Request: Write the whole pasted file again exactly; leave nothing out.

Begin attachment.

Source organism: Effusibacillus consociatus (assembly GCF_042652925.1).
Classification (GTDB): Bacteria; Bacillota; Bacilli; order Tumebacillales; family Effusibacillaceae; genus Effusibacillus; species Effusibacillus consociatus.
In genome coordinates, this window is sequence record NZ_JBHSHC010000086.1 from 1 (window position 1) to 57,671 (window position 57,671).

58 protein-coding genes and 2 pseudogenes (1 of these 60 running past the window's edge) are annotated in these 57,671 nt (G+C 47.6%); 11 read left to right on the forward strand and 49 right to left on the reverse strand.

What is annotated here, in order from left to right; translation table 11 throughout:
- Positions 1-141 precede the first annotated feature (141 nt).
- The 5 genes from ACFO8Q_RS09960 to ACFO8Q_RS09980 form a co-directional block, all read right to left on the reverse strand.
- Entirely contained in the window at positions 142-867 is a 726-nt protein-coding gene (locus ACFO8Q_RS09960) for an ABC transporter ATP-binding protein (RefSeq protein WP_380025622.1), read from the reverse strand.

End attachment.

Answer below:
Source organism: Effusibacillus consociatus (assembly GCF_042652925.1).
Classification (GTDB): Bacteria; Bacillota; Bacilli; order Tumebacillales; family Effusibacillaceae; genus Effusibacillus; species Effusibacillus consociatus.
In genome coordinates, this window is sequence record NZ_JBHSHC010000086.1 from 1 (window position 1) to 57,671 (window position 57,671).

58 protein-coding genes and 2 pseudogenes (1 of these 60 running past the window's edge) are annotated in these 57,671 nt (G+C 47.6%); 11 read left to right on the forward strand and 49 right to left on the reverse strand.

What is annotated here, in order from left to right; translation table 11 throughout:
- Positions 1-141 precede the first annotated feature (141 nt).
- The 5 genes from ACFO8Q_RS09960 to ACFO8Q_RS09980 form a co-directional block, all read right to left on the reverse strand.
- Entirely contained in the window at positions 142-867 is a 726-nt protein-coding gene (locus ACFO8Q_RS09960) for an ABC transporter ATP-binding protein (RefSeq protein WP_380025622.1), read from the reverse strand.